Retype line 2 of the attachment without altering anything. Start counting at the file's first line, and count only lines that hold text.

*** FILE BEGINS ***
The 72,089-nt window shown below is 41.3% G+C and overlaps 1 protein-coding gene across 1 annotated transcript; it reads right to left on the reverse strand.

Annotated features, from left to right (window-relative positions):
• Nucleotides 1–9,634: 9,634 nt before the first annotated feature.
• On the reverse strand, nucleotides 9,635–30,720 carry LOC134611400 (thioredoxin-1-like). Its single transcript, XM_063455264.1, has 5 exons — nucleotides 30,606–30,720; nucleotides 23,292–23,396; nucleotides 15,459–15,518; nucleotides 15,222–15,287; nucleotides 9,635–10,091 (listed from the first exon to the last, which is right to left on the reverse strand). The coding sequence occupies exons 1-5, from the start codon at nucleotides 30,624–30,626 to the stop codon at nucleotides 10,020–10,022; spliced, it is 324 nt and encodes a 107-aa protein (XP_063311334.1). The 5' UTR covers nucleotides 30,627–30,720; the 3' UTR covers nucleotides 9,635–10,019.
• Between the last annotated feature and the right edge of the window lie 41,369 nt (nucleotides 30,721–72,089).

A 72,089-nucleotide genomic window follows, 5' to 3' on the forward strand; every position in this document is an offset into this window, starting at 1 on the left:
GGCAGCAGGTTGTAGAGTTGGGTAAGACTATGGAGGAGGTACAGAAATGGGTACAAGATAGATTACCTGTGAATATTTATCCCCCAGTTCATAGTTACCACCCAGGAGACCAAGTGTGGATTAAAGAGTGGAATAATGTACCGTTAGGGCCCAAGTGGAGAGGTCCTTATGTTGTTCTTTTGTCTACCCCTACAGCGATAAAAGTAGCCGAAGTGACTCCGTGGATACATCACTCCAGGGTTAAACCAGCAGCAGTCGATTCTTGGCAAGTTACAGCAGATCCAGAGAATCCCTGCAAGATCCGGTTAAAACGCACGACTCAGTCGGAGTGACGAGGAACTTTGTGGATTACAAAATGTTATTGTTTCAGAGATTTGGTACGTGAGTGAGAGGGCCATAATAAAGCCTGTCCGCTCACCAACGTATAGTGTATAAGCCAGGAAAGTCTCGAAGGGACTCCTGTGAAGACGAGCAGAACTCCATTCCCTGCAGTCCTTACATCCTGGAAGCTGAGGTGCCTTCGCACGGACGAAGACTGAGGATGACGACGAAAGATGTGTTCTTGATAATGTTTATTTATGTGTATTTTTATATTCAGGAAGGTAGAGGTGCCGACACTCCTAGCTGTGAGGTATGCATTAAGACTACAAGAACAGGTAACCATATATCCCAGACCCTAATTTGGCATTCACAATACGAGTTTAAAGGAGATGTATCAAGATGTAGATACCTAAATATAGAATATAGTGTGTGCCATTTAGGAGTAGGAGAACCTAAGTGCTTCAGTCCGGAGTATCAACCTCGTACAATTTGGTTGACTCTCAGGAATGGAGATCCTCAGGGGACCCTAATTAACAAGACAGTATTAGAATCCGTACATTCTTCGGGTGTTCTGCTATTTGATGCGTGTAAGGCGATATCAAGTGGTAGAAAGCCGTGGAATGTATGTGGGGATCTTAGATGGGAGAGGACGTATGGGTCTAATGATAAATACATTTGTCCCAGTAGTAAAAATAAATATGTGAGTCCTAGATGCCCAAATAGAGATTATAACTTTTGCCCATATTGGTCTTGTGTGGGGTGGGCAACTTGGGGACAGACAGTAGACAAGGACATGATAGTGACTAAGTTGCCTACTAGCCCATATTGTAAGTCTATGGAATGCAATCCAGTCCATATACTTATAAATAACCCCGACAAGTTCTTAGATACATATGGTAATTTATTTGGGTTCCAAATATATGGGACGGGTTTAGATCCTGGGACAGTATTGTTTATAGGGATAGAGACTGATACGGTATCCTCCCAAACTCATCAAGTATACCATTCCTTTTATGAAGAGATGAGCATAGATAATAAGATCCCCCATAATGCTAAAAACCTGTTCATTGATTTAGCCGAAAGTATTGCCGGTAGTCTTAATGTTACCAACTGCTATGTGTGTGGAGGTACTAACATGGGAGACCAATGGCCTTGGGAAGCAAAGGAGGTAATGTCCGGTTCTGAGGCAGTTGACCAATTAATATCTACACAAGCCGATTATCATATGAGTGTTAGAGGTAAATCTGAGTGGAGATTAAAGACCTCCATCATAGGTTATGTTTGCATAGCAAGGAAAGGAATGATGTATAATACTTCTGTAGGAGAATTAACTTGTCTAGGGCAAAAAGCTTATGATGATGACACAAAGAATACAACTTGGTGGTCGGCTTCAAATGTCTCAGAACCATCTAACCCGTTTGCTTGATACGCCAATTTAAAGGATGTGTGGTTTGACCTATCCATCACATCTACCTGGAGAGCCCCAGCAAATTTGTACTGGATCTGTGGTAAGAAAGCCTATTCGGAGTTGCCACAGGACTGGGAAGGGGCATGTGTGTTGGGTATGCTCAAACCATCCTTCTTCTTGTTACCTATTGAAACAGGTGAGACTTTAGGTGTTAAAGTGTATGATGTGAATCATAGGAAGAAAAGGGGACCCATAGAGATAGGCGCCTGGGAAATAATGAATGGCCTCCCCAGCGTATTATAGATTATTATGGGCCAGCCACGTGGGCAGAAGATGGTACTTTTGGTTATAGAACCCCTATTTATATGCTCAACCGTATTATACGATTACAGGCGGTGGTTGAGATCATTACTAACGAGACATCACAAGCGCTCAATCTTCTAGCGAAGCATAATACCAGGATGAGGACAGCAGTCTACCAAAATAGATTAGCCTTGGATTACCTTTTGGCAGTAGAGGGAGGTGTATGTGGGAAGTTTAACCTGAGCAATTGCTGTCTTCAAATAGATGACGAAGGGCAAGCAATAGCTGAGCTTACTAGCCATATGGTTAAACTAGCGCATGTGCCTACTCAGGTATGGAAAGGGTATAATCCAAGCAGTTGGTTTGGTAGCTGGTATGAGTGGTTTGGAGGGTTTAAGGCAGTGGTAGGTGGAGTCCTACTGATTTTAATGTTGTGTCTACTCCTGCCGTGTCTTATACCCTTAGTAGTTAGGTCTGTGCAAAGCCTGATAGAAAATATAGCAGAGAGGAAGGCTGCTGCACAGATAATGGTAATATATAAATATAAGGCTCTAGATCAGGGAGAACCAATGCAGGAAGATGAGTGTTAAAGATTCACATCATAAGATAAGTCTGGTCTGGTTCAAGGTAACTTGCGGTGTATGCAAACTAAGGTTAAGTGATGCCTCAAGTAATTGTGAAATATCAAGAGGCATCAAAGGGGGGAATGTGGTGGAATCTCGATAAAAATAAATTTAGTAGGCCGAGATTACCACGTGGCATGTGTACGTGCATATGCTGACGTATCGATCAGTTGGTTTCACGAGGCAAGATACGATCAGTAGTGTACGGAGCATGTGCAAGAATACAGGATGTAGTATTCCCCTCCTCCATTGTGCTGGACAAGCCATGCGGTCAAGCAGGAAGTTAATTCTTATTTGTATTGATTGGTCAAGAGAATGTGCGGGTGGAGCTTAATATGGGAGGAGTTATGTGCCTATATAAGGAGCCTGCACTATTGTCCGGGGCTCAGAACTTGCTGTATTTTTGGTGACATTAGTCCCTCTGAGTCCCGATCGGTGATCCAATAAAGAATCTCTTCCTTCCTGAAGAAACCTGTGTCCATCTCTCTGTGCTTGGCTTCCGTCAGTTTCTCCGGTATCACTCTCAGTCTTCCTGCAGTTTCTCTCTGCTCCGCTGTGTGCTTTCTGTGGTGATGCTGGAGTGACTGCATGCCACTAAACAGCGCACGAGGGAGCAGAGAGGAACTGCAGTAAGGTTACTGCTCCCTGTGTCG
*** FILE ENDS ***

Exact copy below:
Annotated features, from left to right (window-relative positions):